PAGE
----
Wednesday, February 09, 2011
The National Black HIV/AIDS March: Activists March for Awareness
More than a hundred people rallied at San Francisco City Hall and marched to the African American Art & Culture Complex in the Fillmore District for a program to commemorate National Black HIV/AIDS Awareness Day on Feb. 7.
Coordinated by Vincent Fuqua, Health Educator with the HIV Prevention Section of the San Francisco Department of Public Health (SFDPH), there was a series of inspirational speeches and meeting-and-greeting of AIDS activists.
Susan Phillip, the SFDPH Medical Director of the STD Prevention and Control Services, was the first speaker. She was followed by Jonathan Bent, who is involved with the San Francisco AIDS Foundation’s (SFAF) Black Brothers Esteem (BBE). Bent said that after he became ill with AIDS he paid attention to his health and diet. He told the audience that he had learned from BBE that everyone should be tested and if infected, to be treated as soon as possible. The most important thing he said that he had learned was to love himself. BBE Program Director Tony Bradford looked on smiling, as did Michael Huff, Jonathan Batiste, Alfred McGugin, Frances Broome, and Derrick Mapp. Bent was given a floral tribute and thanked for his helpful comments.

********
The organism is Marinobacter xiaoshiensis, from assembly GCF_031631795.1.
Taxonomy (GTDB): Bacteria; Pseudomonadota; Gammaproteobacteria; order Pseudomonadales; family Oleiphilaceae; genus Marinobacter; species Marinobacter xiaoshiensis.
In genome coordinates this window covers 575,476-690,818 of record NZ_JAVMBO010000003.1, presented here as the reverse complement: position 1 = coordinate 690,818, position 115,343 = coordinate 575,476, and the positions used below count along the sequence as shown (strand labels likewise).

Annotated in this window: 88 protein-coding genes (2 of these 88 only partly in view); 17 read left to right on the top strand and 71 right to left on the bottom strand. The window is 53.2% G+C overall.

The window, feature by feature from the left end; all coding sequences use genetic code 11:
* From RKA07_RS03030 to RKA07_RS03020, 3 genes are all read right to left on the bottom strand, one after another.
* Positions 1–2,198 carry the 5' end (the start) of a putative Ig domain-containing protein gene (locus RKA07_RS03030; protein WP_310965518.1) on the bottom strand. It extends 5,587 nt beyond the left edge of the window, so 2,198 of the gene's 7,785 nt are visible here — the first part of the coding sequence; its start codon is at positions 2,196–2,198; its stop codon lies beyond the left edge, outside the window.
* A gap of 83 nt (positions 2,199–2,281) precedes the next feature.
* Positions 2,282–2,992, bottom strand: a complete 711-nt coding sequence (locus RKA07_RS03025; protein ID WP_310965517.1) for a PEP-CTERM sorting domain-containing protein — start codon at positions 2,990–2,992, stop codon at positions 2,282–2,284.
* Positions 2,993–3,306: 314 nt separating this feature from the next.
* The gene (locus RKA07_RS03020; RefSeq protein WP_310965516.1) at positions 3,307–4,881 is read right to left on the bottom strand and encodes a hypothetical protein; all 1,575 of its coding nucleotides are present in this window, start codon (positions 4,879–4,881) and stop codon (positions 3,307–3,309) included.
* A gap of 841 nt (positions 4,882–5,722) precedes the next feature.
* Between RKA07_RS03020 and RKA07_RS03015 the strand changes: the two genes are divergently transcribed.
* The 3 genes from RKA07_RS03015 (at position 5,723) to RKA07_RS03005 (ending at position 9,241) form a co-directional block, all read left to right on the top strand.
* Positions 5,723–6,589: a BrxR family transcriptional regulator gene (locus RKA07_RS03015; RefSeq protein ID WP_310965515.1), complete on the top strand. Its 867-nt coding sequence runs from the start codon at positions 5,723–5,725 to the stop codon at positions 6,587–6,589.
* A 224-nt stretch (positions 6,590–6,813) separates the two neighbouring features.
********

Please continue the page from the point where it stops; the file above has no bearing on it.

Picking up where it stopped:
San Francisco City Supervisor Ross Mirkarimi spoke about Black History Month and AIDS in the African American community. Marsha Herring, the SFDPH’s Contract Compliance Officer, spoke about prejudice against people with HIV/AIDS. Then a list of important African American activists who had died while battling AIDS was read, including Brandy Moore, who had helped to found the Black Coalition on AIDS while he worked for San Francisco City Supervisor Doris Ward and consulted with California Assembly Speaker Willie Brown on AIDS issues and funding.
Positive Resource Center Executive Director Brett Andrews and SFAF Executive Director Neil Giuliano were there and Stop AIDS Project Executive Director Kyriell Noon brought his sons Junaid and Ziad.
The rally ended after coordinator Fuqua thanked everyone for coming and supporting each other, and said that people positive and negative for HIV are not separate, but they are together in fighting AIDS. Then candles were distributed and the march set off in the fading light toward the Fillmore.